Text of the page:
Ramen - What is it and where can I get it?


I think ramen love with you.



Confession: I have a huge crush on Chrissy Teigen. She's a swimsuit model, she's engaged to John Legend, she goes to cooking school and most importantly, she has an awesome food blog called So Delushious that's "personal random ramblings from a girl who loves bacon but can't be fat." Just google "John's Best Steak Marinade in Existence" or "Tuscan Grilled Chicken Under a Brick," and you'll see what I mean. 

But the thing with Chrissy is that sometimes she'll go a month between posts, that is, until recently when she started blogging about ramen. And when Chrissy Tiegen dedicates six consecutive blog posts to her love of ramen, it's time to learn more about ramen.

Now I know what you're thinking, RAMEN??? Isn't that the stuff you get 6 packages for $1 at Kroger? And the answer is no. Once you try real Japanese ramen, you'll never go back. 

Stacey immediately began searching for the best ramen in Columbus which led us to Tensuke Express. According to various Yelp.com reviewers, it's the place to go if you're craving the best, quickest and cheapest ramen in the city. Tensuke Express is a small restaurant in the back of Tensuke Market at 1167 Old Henderson Road and according to their website, "If you want a delicious Japanese meal or snack without taking much time out of your busy schedule, then Tensuke Express is just the place!"


Here's an interior shot of the restaurant. It's a small, clean space where you order at the window and they'll hand you a buzzer that lights up when your food is ready. I'd say 80% of the people eating there were Japanese which was a good sign and yes, that is a giant 400 gallon fish aquarium in the middle of the room.

Now we move to the "Oh crap, I'm at a Japanese restaurant and have no idea what to do," portion of this lesson. Luckily for you, I've got some tips. First, they've provided a helpful menu with pictures of all the choices which are mainly noodle dishes in a variety of broths.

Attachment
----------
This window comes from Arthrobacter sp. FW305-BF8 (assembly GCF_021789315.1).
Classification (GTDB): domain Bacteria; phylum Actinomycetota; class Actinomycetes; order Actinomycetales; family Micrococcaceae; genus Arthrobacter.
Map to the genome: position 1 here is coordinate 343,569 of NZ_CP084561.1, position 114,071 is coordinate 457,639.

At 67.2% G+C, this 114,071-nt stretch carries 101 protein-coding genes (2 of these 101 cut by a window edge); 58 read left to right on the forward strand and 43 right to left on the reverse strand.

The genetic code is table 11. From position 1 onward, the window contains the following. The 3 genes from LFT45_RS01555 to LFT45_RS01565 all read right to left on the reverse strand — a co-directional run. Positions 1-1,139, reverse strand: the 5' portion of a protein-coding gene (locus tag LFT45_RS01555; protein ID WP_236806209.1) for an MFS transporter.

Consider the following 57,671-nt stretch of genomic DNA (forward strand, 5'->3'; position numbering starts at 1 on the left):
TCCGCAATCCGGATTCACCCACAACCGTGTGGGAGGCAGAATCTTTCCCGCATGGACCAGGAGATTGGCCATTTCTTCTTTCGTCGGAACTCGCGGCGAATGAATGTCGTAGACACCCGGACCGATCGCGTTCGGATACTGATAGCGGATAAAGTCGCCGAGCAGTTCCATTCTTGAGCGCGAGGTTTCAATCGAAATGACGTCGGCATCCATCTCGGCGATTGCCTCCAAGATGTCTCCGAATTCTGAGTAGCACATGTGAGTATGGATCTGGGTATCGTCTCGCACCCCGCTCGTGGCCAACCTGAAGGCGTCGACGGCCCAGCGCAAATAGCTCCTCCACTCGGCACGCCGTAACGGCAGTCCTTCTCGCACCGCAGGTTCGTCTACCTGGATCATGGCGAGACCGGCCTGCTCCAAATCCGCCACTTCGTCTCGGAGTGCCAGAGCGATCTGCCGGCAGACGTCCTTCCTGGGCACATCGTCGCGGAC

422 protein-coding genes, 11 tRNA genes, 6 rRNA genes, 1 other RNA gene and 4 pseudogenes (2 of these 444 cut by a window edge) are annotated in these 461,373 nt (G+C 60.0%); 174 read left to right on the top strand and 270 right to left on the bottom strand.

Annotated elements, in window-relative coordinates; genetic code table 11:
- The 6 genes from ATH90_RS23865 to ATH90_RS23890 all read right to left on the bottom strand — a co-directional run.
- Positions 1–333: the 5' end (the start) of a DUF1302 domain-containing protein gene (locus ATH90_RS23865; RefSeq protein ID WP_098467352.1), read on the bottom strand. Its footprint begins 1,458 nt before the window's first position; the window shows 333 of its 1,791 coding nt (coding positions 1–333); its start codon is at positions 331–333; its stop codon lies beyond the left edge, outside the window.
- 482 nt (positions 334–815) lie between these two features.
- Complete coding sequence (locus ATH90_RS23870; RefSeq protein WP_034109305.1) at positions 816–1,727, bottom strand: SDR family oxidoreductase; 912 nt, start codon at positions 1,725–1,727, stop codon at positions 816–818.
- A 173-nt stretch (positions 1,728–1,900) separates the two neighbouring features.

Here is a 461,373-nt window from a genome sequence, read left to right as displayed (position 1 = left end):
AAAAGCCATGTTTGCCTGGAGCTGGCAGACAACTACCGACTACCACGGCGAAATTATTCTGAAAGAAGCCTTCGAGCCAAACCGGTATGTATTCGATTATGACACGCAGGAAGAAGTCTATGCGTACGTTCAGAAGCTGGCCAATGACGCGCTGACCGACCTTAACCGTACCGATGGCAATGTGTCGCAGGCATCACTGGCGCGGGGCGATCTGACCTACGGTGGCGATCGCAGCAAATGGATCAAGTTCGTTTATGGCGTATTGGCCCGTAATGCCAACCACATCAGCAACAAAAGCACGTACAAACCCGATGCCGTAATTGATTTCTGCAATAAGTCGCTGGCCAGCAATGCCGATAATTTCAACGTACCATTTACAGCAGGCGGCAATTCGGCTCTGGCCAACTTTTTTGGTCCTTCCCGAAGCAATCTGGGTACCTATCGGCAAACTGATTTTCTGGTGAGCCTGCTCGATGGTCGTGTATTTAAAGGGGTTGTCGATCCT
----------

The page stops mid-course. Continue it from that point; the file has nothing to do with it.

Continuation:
Since we were here for one thing and one thing only, Stacey ordered the basic Ramen and I had the Spicy Kimchi Ramen. They will ask you what choice of soup you want and as you can see above, your choices are Shoyu (Soy Sauce), Miso (Bean Paste), Shio (Salt) and Tonkotsu (Pork). Stacey ordered the bean paste and I had the pork and we both agreed the pork was the way to go. It was creamy and salty and completely comforting not only because it was a cold, rainy day but because it was one heck of a solid hangover cure.



Ramen ($6.50) in Miso (Bean Paste Broth)

Spicy Kimchi Ramen ($7.50) in Tonkotsu (Pork Broth)

I will say that while I loved the broth and noodles, I didn't love the actual pork pieces or egg but they made a lovely presentation. 

Here are a few other things to know about ramen. There is no delicate way to eat it although they do provide a spoon for the broth. It is completely acceptable to slurp the noodles. Stacey was kind enough to demonstrate. And if you're not skilled with chopsticks, they do have forks behind the counter.


Another thing to mention is flavoring. There's a station where you can add a number of toppings (including soy sauce) to your ramen that you won't recognize so here's your cheat sheet (from left to right):

S&B Table Pepper - mixture of black & white pepper
La-Yu - a chili oil with heat and the aromatic flavor of sesame oil
Hachi - seasoning blend with sesame seed, garlic, and salt
S&B Sansyo - Japanese Pepper made of crushed pepper powder


Lastly, Tensuke Express is conveniently located in the back of Tensuke Market, which is a Japanese grocery store so you can grab amazingly prepared sushi from the market as you leave. We left with a nice selection of rolls and sashimi and it was delicious and cheap as you can see here ($3.95 for California Rolls and $4.95 for Spicy Tuna Rolls).